Hadden, James Murray (DNB00)
|←Haddan, Thomas Henry||Dictionary of National Biography, 1885-1900, Volume 23
Hadden, James Murray
HADDEN, JAMES MURRAY (d. 1817), surveyor-general of the ordnance, a son of Captain John Hadden of the marines, entered the Royal Military Academy, Woolwich, as a cadet, 2 April 1771, and was appointed a second lieutenant in the 2nd battalion royal artillery in 1776. His subsequent commissions were: first lieutenant, 7 July 1779; captain-lieutenant, 21 Nov. 1783; captain, 17 Jan. 1793: brevet-major, 1 March 1794; brevet-lieutenant-colonel, 1 Jan. 1798; regimental major, 1 Aug. 1800; regimental lieutenant-colonel, 27 May 1801; colonel, 1 June 1806; major-general, 4 June 1811. Hadden embarked for Quebec 4 May 1776, arrived there 12 July, and in the following October commanded a gunboat in the operations on Lake Champlain. He commanded a detachment of two guns with Burgoyne's army the year after, and distinguished himself and was wounded in the battle of Freeman's Farm, 19 Sept. 1777 (Duncan, i. 315). He was among the prisoners at Saratoga, but must have been exchanged before 1781, as his name is given in Game's 'Universal Register,' 1782, p. 113, as one of the artillery officers of Clinton's force. He was appointed adjutant of the 1st battalion at Woolwich in 1783, and in 1793 was one of the officers specially selected for command of the new troops of royal horse artillery. His troop, the old D troop, was raised in 1793, and disbanded in 1816. In 1797 he was appointed adjutant-general of the British troops in Portugal. He was secretary to the Duke of Richmond when master-general of the ordnance in 1794-5, and was surveyor-general of the ordnance from 1804 to 1810. Hadden, who was married and left a family, died at Harpenden, Hertfordshire, 29 Oct. 1817. According to an obituary notice, 'he lived honest and died poor' (Morning Chron. 5 Nov. 1817). A brother of Hadden, Colonel John Hadden, many years in the 11th foot, who was paymaster-general of British troops in Portugal in 1797, and afterwards in the Mediterranean, predeceased him on 24 Sept. 1817 (Gent. Mag. 1817, pt. ii.473). According to a family tradition, John Hadden, when a child eight years old, scaled the defences of Belle Isle in front of the troops at the famous siege (Portlock, p. 11).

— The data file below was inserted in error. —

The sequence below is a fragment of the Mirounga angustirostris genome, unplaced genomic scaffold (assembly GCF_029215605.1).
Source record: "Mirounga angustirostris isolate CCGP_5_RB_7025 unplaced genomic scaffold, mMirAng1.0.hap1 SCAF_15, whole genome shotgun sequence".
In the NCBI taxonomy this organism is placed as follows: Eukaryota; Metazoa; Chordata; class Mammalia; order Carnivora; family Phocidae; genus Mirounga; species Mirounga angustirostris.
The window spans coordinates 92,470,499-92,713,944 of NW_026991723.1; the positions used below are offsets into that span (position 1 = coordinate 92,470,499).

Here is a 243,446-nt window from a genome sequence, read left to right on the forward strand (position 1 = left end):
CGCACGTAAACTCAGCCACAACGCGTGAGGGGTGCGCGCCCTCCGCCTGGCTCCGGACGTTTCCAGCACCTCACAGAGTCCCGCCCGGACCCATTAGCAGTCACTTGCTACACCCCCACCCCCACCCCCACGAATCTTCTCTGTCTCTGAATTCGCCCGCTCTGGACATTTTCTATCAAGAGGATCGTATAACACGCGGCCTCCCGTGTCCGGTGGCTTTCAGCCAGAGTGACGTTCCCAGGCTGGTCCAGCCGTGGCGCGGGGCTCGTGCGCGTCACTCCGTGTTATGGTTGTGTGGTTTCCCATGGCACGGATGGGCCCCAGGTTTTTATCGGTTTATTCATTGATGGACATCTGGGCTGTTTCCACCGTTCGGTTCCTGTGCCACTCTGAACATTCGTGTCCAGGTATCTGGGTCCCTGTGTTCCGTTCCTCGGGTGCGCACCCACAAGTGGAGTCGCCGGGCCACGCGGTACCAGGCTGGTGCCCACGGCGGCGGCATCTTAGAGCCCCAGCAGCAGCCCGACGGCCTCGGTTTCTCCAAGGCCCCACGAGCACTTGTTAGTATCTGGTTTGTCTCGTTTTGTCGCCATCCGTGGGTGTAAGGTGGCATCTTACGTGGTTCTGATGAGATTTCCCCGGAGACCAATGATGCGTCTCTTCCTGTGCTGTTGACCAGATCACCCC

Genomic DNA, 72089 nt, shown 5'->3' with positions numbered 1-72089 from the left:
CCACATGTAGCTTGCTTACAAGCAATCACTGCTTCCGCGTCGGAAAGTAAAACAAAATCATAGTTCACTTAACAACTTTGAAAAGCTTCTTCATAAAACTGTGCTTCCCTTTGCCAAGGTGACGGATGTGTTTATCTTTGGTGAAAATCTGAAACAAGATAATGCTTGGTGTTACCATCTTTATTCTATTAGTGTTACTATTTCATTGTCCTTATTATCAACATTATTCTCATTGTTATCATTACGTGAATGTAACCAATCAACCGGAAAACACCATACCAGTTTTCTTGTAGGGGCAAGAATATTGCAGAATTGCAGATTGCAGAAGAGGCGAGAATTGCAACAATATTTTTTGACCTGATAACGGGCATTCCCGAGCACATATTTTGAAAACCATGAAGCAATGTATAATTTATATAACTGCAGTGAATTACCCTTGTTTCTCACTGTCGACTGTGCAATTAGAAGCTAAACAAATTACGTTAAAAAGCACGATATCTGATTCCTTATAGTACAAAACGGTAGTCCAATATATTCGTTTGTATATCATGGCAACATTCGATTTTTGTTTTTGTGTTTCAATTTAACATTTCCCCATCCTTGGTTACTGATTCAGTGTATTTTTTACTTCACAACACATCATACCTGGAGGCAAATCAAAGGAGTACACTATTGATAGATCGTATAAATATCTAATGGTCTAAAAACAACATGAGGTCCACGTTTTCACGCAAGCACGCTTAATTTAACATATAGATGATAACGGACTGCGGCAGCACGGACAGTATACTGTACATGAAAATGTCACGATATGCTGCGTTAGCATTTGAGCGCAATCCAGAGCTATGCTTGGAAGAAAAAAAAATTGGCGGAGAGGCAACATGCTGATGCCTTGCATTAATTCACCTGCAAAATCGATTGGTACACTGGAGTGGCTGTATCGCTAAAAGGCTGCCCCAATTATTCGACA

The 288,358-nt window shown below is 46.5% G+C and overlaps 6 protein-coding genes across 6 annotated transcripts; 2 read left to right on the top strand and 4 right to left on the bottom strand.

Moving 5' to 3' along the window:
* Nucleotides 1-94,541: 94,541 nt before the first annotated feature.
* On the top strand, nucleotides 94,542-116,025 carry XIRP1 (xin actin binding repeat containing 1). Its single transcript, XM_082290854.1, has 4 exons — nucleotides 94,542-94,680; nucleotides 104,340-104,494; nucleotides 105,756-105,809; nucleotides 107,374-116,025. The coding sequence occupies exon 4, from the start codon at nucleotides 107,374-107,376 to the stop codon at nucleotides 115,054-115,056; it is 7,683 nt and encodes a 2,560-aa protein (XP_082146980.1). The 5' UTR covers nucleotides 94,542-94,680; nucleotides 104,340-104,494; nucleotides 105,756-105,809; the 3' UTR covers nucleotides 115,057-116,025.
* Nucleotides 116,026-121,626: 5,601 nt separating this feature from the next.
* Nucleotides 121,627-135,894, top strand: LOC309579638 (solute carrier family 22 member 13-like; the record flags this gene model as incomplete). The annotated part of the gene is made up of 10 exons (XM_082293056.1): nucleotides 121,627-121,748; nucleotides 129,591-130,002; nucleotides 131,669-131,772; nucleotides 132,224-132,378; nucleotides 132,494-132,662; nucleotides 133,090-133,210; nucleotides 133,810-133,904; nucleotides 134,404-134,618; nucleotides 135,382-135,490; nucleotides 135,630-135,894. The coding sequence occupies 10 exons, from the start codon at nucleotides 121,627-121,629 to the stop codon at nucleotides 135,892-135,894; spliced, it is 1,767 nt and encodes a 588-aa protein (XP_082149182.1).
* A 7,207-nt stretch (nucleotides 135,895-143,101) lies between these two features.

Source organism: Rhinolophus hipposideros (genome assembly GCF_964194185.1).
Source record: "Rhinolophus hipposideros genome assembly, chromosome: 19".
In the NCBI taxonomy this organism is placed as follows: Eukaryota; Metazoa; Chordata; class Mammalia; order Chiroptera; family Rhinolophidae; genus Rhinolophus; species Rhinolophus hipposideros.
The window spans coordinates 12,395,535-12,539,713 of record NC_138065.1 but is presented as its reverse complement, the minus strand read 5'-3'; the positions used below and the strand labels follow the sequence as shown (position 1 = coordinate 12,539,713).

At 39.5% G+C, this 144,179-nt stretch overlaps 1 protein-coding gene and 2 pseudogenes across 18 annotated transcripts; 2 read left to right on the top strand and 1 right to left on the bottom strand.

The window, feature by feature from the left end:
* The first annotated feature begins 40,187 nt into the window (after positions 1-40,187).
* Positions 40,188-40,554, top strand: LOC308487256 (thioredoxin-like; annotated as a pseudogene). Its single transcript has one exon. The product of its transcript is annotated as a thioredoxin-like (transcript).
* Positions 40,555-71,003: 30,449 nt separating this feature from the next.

A manuscript journal kept by James Murray Hadden in America from 4 March 1776 to the date of the battle of Freeman's Farm, and eight manuscript order-books of the royal artillery for 1776-8, all of which after Hadden's death were at one time in possession of William Cobbett, were purchased some years ago by Henry Stevens on behalf of an American publishing house. They were printed at Albany, N.Y., in 1884, with copious annotations by Brevet-brigadier-general Horatio Rogers, United States volunteers, as volume xii. of 'Munsell's Historical Series.'[Kane's List of Officers Roy. Artillery, Woolwich, revised ed. 1869 ; Duncan's Hist. Roy. Art. i. 179, 315, 399, ii. 35, 83; Portlock's Memoir of the Life of Major-General Colby, R.E., London, 1869, pp. 9-12; Hadden's Journal and Order Books.]